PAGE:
Fairy tales, then, are not responsible for producing in children fear, or any of the shapes of fear; fairy tales do not give the child the idea of the evil or the ugly; that is in the child already, because it is in the world already. Fairy tales do not give the child his first idea of bogey. What fairy tales give the child is his first clear idea of the possible defeat of bogey. The baby has known the dragon intimately ever since he had an imagination. What the fairy tale provides for him is a St. George to kill the dragon. Exactly what the fairy tale does is this: it accustoms him for a series of clear pictures to the idea that these limitless terrors had a limit, that these shapeless enemies have enemies in the knights of God, that there is something in the universe more mystical than darkness, and stronger than strong fear.

So for me, this era is a reminder of the power of cultural panic, which we still see today about food and medicine in addition to an ever-changing array of moral and spiritual “conspiracies.” It’s comforting to direct our natural fears of somehow ruining our children (which are difficult to raise!) into the avoidance of an outside malevolent influence. It’s easier and more comforting to believe that evil comes primarily (or entirely) from outside of ourselves. I doubt that anyone missed out on much by being denied the latest disposable plastic action figure, but the general idea of isolation from anything “outside” is damaging. When a child discovers that yoga is not, in fact, a gateway drug to the occult, and that the toys of his or her childhood were the result of a marketing conspiracy, rather than a demonic one, it does tend to lead to skepticism of other claims. And when good books are burned because of irrational fear, something in the soul dies. Fear becomes a barrier to the enjoyment of a great story, and future opportunities to learn and explore are circumscribed by the terror of contamination. And so, one retreats further and further into the bubble of “likemindedness” until everything in life becomes black and white - and very little of the white.


  1. Interesting note on book burning. Just curious, what do you think of His Dark Materials series by Philip Pullman?

    1. I haven't read any of Pullman's books, so I don't really know enough to give a coherent opinion. I know that they are to a certain degree expressly anti-religion, and pretty clearly anti-Catholic. I also have heard that the writing is sub-par, tending to preach more than illustrate, which may be why they never caught on the way the Narnia books, The Lord of the Rings, and especially Harry Potter did.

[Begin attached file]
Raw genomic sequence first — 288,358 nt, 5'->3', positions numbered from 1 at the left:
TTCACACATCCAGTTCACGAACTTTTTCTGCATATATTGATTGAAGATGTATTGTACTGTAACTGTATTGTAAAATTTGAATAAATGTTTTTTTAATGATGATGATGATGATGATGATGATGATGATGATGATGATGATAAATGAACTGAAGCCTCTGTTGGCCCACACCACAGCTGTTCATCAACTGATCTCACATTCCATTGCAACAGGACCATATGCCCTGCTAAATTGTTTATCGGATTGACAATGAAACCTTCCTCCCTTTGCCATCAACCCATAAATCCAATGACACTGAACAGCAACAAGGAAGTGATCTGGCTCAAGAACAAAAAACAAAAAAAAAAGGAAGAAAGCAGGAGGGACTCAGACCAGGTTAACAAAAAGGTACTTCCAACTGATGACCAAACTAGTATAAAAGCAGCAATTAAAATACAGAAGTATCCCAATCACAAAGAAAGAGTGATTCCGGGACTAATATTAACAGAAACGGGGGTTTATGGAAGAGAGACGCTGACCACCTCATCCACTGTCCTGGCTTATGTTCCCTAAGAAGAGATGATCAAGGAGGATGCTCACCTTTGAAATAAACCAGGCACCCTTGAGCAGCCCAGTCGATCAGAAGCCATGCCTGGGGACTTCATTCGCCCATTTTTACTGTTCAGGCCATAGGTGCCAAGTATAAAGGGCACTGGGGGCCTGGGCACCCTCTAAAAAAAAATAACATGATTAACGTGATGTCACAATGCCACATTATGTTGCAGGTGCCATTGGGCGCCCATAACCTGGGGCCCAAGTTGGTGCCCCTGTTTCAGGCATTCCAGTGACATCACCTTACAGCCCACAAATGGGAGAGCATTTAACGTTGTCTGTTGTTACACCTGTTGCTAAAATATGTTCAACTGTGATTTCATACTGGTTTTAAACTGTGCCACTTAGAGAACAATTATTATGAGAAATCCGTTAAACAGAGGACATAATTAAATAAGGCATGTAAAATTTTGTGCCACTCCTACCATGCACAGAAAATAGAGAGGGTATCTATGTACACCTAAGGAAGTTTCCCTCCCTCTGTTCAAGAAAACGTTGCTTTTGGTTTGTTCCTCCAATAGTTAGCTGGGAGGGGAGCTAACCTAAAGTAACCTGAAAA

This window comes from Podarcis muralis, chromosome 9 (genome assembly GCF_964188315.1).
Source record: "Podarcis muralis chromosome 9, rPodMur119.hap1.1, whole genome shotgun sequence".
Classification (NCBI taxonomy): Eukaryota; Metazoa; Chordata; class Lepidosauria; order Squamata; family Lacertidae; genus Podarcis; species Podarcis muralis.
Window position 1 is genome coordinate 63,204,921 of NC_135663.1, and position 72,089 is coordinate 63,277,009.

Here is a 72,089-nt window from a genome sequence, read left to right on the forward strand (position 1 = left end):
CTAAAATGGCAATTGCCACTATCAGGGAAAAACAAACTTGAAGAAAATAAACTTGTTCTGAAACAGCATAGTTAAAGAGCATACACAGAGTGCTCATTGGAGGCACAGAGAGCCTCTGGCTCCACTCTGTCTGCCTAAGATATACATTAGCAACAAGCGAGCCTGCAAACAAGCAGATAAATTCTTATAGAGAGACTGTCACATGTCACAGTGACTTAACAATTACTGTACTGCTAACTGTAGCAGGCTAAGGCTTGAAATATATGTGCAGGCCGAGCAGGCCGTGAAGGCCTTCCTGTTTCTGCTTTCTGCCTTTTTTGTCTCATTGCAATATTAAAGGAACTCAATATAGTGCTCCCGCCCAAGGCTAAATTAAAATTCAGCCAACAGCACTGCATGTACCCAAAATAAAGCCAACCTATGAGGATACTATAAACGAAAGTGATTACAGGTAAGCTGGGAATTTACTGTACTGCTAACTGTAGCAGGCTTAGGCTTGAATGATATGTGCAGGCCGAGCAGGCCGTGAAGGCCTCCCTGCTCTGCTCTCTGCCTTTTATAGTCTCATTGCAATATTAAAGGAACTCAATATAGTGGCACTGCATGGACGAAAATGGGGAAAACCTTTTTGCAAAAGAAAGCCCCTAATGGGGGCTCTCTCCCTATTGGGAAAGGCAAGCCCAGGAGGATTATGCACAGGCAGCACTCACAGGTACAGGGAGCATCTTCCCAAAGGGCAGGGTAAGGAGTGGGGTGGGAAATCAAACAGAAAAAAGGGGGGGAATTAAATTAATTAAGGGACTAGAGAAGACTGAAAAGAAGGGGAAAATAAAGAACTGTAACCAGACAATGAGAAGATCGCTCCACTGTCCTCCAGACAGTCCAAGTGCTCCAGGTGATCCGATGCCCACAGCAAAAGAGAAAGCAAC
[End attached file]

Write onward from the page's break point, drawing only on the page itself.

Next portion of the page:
Given the limited time I have to read and the many books I wish to experience, Harry Potter will come long before Pullman.

    2. I also might note that the objection to Pullman's series is that the story itself and the philosophy behind it are the problem. In contrast, the moral panic about Tolkien and Lewis was based on the symbolism, not the message. Narnia is largely an allegory of the Christian message, as Lewis interpreted it. LOTR is a classic good versus evil tale with undercurrents of agrarian superiority to urban living (perhaps a fight against the industrial revolution), but an allegorical representation of the dehumanizing effect of totalitarianism. (I have heard other interesting interpretations as well. Great legends speak to us in many different ways.)

      But some influential leaders could not see past the use of "magic" and the supernatural to the underlying themes. I still see this in the weird panic every time Disney releases a new movie with some sort of magic. (Lots of pearl clutching about the voodoo in The Princess and the Frog - although I think the feminist themes probably caused as much of a stir.)

      Bottom line: I believe that when we focus on the surface trappings and worry about inadvertent contamination, we are unable to evaluate ideas on their merits. LOTR is a powerful tale of individual heroism in the face of impossible odds. It would be better to grapple with the implications of that in our own lives rather than panic that reading about magic causes occult involvement.

  2. I love the hobbit. We didn't burn our cabbage patch dolls. We threw them away. Probably because of the age difference between you and I, we never burned the books. We just never had them in the house. I found out about the Lord of the Rings in my late high school years, whenever I went to the movie theater for the first time (we left ATI when I was in 10th grade). Regretfully I am one who saw the movies first, but I absolutely love the poetry in them.

    I'm glad you are reading it to your kids. I found the movie very disappointing.